Monday, June 4, 2012

A Civilising Tale

I am reading a very interesting book, "The Economics of Good and Evil" by Tomáš Sedláček, a Czech economist who was once an economic advisor to former Czech president Václav Havel. The basic premise of the book is that economics is not purely a mathematical phenomenon, but rather a cultural one, influenced by, amongst other things, religion, philosophy and the arts. In the very first chapter of the book, Sedláček sets out to show that the Epic of Gilgamesh contains elements of economic theory and thought.

What exactly does this have to do with beer? Well, one of the characters in the Epic is called Enkidu, a wild and uncivilised creature to begin with, who becomes friends with Gilgamesh and together they do many great things. Eventually Enkidu is civilised and when brought to the city and dressed, he is encouraged to:

"Eat the bread, Enkidu, essential to life,
drink the ale, the lot of the land".

Seemingly, bread and beer are the hallmarks of human civilisation according to the standard text. I find it most interesting that it is beer that is marked out as being civilising because beer, and I realise that what the Sumerians would call beer would be rather different from our modern versions, simply cannot exist in nature. While beer may be a product of natural ingredients, it can only exist because of the genius of man, as I have talked about before.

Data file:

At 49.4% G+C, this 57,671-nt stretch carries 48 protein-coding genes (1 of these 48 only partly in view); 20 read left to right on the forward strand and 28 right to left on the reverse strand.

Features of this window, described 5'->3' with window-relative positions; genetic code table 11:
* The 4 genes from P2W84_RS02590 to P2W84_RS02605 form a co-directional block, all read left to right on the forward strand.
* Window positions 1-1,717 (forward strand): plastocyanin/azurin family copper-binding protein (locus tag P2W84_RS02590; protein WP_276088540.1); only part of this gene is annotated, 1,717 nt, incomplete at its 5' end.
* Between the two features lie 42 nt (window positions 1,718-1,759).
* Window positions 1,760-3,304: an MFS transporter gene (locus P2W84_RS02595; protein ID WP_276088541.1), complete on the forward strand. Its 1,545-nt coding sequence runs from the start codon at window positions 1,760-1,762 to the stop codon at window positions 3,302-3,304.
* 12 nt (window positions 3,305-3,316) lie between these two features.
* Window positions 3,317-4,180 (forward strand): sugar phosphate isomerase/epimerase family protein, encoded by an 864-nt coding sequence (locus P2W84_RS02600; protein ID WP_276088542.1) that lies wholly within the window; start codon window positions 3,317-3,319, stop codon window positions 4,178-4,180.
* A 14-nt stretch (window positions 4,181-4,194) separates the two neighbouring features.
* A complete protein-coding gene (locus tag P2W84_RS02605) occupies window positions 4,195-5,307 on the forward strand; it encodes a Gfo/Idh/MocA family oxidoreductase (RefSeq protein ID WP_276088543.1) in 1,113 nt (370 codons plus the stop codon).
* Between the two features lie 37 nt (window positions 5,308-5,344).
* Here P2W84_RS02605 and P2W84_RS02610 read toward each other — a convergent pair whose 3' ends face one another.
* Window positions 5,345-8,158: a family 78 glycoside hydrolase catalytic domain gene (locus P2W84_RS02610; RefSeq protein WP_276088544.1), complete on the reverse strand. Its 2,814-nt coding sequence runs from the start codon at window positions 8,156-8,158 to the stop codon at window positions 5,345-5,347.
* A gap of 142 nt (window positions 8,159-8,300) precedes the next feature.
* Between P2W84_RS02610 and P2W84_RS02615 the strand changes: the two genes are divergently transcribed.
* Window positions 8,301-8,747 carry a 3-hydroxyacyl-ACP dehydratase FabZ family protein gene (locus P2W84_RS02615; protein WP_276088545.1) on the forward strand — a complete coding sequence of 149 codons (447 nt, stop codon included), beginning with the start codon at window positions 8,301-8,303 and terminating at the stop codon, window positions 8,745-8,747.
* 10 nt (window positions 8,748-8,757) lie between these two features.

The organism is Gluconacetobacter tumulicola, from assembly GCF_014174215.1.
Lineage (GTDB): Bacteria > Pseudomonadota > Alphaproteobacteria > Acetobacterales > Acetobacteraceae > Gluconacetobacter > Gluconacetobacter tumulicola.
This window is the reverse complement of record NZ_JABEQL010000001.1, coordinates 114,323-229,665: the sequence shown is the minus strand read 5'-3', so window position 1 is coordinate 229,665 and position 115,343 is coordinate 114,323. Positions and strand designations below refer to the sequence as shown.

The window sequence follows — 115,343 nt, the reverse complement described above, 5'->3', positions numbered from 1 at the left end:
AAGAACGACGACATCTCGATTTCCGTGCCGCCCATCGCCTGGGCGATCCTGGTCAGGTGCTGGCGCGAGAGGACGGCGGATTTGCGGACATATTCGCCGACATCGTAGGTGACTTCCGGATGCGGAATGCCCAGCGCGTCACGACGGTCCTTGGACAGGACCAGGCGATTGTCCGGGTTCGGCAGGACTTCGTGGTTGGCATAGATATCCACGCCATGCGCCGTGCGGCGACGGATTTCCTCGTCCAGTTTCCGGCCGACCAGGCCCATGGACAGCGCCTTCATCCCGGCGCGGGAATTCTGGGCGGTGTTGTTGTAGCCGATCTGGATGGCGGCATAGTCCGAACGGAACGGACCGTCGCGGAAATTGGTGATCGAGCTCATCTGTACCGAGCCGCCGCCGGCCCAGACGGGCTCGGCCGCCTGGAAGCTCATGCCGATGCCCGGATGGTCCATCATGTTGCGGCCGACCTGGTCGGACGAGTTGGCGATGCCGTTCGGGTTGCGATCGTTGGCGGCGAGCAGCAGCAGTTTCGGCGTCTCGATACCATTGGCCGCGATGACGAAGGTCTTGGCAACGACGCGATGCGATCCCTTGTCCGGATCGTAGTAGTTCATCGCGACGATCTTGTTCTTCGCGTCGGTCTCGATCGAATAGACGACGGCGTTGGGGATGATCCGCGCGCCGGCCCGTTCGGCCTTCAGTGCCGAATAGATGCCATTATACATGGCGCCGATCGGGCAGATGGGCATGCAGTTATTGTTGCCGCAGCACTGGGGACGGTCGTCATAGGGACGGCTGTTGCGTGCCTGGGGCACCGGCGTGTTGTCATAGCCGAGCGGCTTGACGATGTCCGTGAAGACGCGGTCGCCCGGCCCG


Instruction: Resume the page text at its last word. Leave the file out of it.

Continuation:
What was beer for the Sumerians? Well, from what I have read, mainly from the Hymn to Ninkasi, Sumerian Goddess of Beer, it would have been made with loaves of bread being soaked with malted grains. There is no mention of hops or other bittering agents, but it sounds remarkably like kvass, a low alcohol, sour beverage which is still made in Eastern Europe, particularly Ukraine.

So there we have it, a thought for Monday morning, from the very earliest recorded history of mankind, beer has been one of the indicators of a civilised society.

* the picture above is not mine, but rather, taken by "Mr.Icon", from the Wikipedia page about kvass, and used under the terms of the GNU Free Documentation License.

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